This has produced a result that is sufficiently accurate for my purposes and that shows the trends over time with respect to the number of pages that were 'overdue' for review (i.e. more than 3 years since last review) at each historical date, with dates at intervals of six months.

Any comments on whether such a complex solution was needed, or refinements to the above solution are appreciated.

Super User

"Perhaps the dates used to created the matrix columns need to be related to the other tables used in the DAX formula?"

Exactly.  If you see the same number over and over you know you picked the wrong field, from a dangling table or from the wrong end of a search direction.

Frequent Visitor

Thanks for that. I'll mark the combination of your comments as the solution. I've added details of the evental way I solved this. Any comments on that welcome.

Super User

``````VAR dateToWorkFrom = SELECTEDVALUE(<your date from the visual or data model>)
VAR date3YearsPreviously = EDATE(dateToWorkFrom,-36)``````

Frequent Visitor

Thanks, @lbendlin .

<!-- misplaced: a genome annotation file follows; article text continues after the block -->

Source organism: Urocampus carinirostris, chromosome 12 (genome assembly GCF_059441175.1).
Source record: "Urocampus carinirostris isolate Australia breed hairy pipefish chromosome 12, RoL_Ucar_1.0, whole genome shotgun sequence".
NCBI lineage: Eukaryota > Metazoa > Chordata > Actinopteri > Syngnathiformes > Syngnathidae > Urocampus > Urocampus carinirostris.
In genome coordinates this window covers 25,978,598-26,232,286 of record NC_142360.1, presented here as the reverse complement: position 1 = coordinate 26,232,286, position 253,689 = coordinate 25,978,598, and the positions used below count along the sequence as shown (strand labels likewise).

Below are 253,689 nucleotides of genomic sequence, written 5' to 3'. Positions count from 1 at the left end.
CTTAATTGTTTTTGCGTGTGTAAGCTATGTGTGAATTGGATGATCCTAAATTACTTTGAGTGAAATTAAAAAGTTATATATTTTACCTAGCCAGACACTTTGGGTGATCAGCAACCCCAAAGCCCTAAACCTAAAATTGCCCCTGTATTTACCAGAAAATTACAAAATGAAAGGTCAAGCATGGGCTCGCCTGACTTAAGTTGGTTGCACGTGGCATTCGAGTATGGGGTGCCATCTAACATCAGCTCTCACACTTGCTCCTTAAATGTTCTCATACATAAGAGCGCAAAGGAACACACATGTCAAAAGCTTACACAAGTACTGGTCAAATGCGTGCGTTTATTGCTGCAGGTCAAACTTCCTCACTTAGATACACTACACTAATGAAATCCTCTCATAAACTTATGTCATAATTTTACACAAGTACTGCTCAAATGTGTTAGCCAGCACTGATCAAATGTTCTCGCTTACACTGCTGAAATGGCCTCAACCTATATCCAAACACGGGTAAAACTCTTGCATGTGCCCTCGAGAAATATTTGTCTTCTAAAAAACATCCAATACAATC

Using EDATE is much neater and more accurate.

I did try using SELECTEDVALUE() to grab the date from each column in the matrix. I created the matrix columns from a separate table, unrelated to the other tables in the model. SELECTEDVALUE() did pull out the date correctely for each cell in each column when that was all I displayed in the matrix, but when fed these dates into the DAX formula in my original post, the results made no sense. There is something I don't understand here regarding how the model interacts with the DAX. Perhaps the dates used to created the matrix columns need to be related to the other tables used in the DAX formula?

Anyway, I did come up with a solution, but more complex than I hoped - I'll add the details in a separate post below. I'd still like to understand why the simpler solution did not work and if there is a way to get it to work.